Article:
Heavy metals (Pb, Cd, As, Mn, Fe, Zn, Cu, Ni, and Cr) are some of the most toxic elements that can bioaccumulate from sources linked to human activities, such as industry and agriculture. This study quantifies the concentrations of several heavy metals in caged tilapia found in Ghana’s Volta Basin and assesses the associated health risks. The levels of heavy metals in the tissues of Oreochromis niloticus from three cage farms (N = 52) were determined using Atomic Absorption Spectrometry (AAS). The implication for human health was assessed using several risk assessment techniques. Fe (50.11 ± 10.22 mg/kg) and Cr (0.31 ± 0.07 mg/kg) had the highest and lowest accumulated metal concentrations, respectively. Heavy metal concentrations in tilapia tissue from fish farms were ordered as follows: Fe > Mn > Zn > Ni > Cr (farm A), Fe > Zn > Ni > Mn (farm B), and Fe > Mn > Zn > Ni > Cr (farm C). All metals had an estimated daily intake (EDI) below the threshold, and mean differences between sample farms were not statistically significant. Similarly, the values of target hazard quotients (HQs) and hazard indices (HIs) were less than one. According to the risk assessment results, eating tilapia from farms posed no risk to human health. The presence of Mn, Fe, and Ni concentrations above the maximum level in the fish, on the other hand, suggests that they may affect fish health.
Citrus jabara (CJ) is a rare citrus fruit that used to grow naturally only in the southern part of the Kii Peninsula in Japan. Human intervention studies with oral intake of CJ fruit have shown its anti-allergic effects, but the testing method was a pre-post comparison study. In this study, we conducted a randomized, double-blind, parallel-group interventional study to evaluate the volume-dependent effects of oral intake of CJ fruit peel powder (Japanese Patent No. 5,323,127) on nasal and eye allergy-like symptoms. Ninety healthy adults were allocated to three groups and given test foods containing 1,000, 500, and 0 mg of CJ peel powder, with one packet per day for 4 weeks. After excluding those who dropped out or deviated from the study protocol, 73 were included in the efficacy analysis and 86 in the safety analysis. The high-dose group (1,000 mg/day) was significantly lower than the placebo group in the scores of “nasal and eye symptoms” at week 4, and “blocked nose” at weeks 2 and 4 in the evaluation of question I of Japanese Rhino-conjunctivitis Quality of Life Questionnaire (JRQLQ No. 1). The changes in scores (difference from the pre-observation period) on the Nasal and Eye Symptom Questionnaire showed a dose-dependent reduction in rhinorrhea. In the safety evaluation, there were no significant differences in examinations of physiology, hematology, and blood biochemistry between the groups, and no adverse events attributable to the test foods were observed. These results suggest that intake of CJ peel powder can alleviate allergy-like symptoms.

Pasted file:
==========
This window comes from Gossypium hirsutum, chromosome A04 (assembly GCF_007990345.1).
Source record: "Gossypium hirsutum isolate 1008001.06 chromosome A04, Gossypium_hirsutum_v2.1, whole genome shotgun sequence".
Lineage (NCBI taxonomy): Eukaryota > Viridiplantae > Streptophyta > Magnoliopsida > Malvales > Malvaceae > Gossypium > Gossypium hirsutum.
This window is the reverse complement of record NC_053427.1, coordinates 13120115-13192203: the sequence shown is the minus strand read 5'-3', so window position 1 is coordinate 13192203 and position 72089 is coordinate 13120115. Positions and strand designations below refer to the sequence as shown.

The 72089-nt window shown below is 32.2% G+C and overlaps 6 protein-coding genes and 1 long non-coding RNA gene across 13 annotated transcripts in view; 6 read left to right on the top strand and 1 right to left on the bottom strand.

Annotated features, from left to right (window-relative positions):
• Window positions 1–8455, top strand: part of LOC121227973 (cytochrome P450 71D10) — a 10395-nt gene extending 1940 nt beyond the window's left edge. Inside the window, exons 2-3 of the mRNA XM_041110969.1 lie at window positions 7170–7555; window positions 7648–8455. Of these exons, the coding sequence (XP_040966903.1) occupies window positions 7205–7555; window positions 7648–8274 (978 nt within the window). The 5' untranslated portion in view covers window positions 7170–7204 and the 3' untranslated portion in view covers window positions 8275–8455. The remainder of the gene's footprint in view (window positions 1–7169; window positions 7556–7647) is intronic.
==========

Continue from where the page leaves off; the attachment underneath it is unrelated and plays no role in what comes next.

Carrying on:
Bioenergetic capacity is critical to adapt the high energy demand of the heart to circadian oscillations and diseased states. Glucocorticoids regulate the circadian cycle of energy metabolism, but little is known about how circadian timing of exogenous glucocorticoid dosing directly regulates cardiac bioenergetics through the primary receptor of these drugs, the glucocorticoid receptor (GR). While chronic once-daily intake of glucocorticoids promotes metabolic stress and heart failure, we recently discovered that intermittent once-weekly dosing of exogenous glucocorticoids promoted muscle metabolism and heart function in dystrophic mice. However, the effects of glucocorticoid intermittence on heart failure beyond muscular dystrophy remain unknown. Here we investigated the extent to which circadian time of dosing regulates the cardiac-autonomous effects of the glucocorticoid prednisone in conditions of single pulse or chronic intermittent dosing. In WT mice, we found that prednisone improved cardiac content of NAD+ and ATP with light-phase dosing (ZT0), while the effects were blocked by dark-phase dosing (ZT12). The effects on mitochondrial function were cardiomyocyte-autonomous, as shown by inducible cardiomyocyte-restricted GR ablation, and depended on an intact activating clock complex, as shown by hearts from BMAL1-KO mice. Conjugating time-of-dosing with chronic intermittence, we found that once-weekly light-phase prednisone improved metabolism and function in heart after myocardial injury. Our study identifies cardiac-autonomous mechanisms through which circadian time and chronic intermittence reconvert glucocorticoid drugs to bioenergetic boosters for the heart.